Zeitoun is the story of a Muslim man and his family in New Orleans during Hurricane Katrina. A lot could be say from a political and social point of view about this book, but I’ll just stick to the writing, which I thought was well constructed and nicely paced. It kept me reading and it kept me interested. What I did think was missing, however, was Eggers’ signature brand of self-conscious wit. I have two theories about why this may have been lacking. First, it could be that he wanted to portray the true-life characters as accurately as possible and saw his usually humor as something that would stand in the way of this. He previous book, What is the What, also told the story of a real person, a Sudanese refugee, but in fictionalized form. I think that book struck a perfect balance between portraying a unique character while still retaining a bit of Eggers’ typical voice. If I had read a passage from that book blindly, I still might have guessed that it was Eggers’ writing. I can’t say the same for Zeitoun. Perhaps positioning it as a work of pure nonfiction forced him to reign in his own voice as much as possible.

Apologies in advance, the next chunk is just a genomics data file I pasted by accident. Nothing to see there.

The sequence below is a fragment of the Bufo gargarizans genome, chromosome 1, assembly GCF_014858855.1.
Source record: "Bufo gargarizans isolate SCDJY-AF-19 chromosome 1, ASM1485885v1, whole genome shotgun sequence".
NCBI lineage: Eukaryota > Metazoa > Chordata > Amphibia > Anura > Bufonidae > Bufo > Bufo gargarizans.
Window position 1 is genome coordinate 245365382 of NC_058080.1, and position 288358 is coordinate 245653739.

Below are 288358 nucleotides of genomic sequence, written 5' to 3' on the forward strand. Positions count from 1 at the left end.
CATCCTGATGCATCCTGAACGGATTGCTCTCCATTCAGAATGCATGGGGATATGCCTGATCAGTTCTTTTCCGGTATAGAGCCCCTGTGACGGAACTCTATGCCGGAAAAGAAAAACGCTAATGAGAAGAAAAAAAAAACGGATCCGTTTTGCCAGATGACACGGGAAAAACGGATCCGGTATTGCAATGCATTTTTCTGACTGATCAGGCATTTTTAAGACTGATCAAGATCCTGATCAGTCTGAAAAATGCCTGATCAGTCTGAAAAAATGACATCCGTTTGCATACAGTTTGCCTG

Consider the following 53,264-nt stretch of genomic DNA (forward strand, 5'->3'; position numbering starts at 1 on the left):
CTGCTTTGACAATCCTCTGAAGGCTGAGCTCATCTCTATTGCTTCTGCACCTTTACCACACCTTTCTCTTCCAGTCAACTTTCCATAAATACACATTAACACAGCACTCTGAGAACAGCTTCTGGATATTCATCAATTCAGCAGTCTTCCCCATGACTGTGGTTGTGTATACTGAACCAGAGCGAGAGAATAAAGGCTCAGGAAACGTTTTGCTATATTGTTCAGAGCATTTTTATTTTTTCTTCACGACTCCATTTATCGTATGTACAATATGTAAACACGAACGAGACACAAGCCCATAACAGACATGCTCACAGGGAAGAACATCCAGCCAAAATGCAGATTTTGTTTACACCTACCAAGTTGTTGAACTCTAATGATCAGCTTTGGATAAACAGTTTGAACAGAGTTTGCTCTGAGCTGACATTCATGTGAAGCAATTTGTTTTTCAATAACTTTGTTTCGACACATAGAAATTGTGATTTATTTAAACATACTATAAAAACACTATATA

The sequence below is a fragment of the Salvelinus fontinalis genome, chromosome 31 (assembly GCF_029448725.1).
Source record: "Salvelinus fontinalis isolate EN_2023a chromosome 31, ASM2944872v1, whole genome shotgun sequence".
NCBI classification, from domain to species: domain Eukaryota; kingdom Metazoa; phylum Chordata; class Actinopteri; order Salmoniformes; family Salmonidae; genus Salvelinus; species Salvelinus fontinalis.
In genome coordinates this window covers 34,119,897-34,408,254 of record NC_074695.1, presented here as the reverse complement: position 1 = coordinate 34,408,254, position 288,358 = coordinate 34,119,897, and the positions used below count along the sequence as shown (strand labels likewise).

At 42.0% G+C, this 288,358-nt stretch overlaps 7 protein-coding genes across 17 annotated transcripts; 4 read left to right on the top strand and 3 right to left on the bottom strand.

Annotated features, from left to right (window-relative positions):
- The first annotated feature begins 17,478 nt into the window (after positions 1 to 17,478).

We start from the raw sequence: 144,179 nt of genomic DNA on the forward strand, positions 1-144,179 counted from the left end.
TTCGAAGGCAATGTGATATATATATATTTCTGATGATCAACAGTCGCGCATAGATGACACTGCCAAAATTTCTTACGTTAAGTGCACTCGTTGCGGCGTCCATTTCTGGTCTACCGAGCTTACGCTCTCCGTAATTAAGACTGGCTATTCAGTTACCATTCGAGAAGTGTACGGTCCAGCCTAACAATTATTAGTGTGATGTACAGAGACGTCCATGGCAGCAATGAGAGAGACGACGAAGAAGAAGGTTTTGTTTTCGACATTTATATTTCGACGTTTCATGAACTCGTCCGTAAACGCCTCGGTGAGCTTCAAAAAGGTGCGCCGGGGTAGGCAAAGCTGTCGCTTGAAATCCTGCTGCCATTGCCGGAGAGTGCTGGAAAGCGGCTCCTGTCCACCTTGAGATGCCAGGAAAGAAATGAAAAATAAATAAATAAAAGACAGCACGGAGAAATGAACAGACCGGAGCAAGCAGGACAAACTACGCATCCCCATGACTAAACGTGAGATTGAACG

My second hypothesis is that the tone of this book could be a result of his writing style maturing over time. What I enjoy so much about his earlier works is his self-conscious humor, and the subsequent literary tricks he uses to portray a self-consciousness about being self-conscious. Logically, it makes sense that this kind of perspective would be characteristic of a younger writer, something that Eggers is moving farther away from as time goes by. I guess I’ll just have to wait and see what his next book brings. And even more interestingly, what his next book will be about. Will he continue this tactic of writing about people and issues he want to raise awareness about? I must say, I probably would not have picked up a nonfiction book about this topic if it was written by a random reporter, but I will continue to pick up anything by Dave Eggers to see what he’s writing about next.